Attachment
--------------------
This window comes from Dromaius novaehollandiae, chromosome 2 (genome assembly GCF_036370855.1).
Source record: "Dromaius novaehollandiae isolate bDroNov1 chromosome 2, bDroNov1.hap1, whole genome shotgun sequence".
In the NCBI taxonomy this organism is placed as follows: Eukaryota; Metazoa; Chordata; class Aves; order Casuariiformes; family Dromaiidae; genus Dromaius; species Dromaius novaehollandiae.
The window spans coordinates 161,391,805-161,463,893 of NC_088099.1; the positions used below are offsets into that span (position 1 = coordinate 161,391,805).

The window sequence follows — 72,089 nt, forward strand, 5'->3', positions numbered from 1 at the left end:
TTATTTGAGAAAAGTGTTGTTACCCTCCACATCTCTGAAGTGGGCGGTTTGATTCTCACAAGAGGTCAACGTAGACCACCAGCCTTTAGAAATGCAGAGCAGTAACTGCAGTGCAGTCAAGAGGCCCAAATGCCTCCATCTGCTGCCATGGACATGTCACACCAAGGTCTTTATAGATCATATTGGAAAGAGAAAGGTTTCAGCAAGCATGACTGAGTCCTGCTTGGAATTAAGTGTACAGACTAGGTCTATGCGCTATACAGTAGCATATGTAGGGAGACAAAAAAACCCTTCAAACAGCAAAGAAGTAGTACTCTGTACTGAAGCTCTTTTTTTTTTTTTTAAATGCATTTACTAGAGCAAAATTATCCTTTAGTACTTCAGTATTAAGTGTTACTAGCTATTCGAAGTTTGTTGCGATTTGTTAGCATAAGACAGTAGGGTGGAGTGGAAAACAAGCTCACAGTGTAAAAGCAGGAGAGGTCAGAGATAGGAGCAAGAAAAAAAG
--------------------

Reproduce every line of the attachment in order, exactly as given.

This window comes from Dromaius novaehollandiae, chromosome 2 (genome assembly GCF_036370855.1).
Source record: "Dromaius novaehollandiae isolate bDroNov1 chromosome 2, bDroNov1.hap1, whole genome shotgun sequence".
In the NCBI taxonomy this organism is placed as follows: Eukaryota; Metazoa; Chordata; class Aves; order Casuariiformes; family Dromaiidae; genus Dromaius; species Dromaius novaehollandiae.
The window spans coordinates 161,391,805-161,463,893 of NC_088099.1; the positions used below are offsets into that span (position 1 = coordinate 161,391,805).

The window sequence follows — 72,089 nt, forward strand, 5'->3', positions numbered from 1 at the left end:
TTATTTGAGAAAAGTGTTGTTACCCTCCACATCTCTGAAGTGGGCGGTTTGATTCTCACAAGAGGTCAACGTAGACCACCAGCCTTTAGAAATGCAGAGCAGTAACTGCAGTGCAGTCAAGAGGCCCAAATGCCTCCATCTGCTGCCATGGACATGTCACACCAAGGTCTTTATAGATCATATTGGAAAGAGAAAGGTTTCAGCAAGCATGACTGAGTCCTGCTTGGAATTAAGTGTACAGACTAGGTCTATGCGCTATACAGTAGCATATGTAGGGAGACAAAAAAACCCTTCAAACAGCAAAGAAGTAGTACTCTGTACTGAAGCTCTTTTTTTTTTTTTTAAATGCATTTACTAGAGCAAAATTATCCTTTAGTACTTCAGTATTAAGTGTTACTAGCTATTCGAAGTTTGTTGCGATTTGTTAGCATAAGACAGTAGGGTGGAGTGGAAAACAAGCTCACAGTGTAAAAGCAGGAGAGGTCAGAGATAGGAGCAAGAAAAAAAG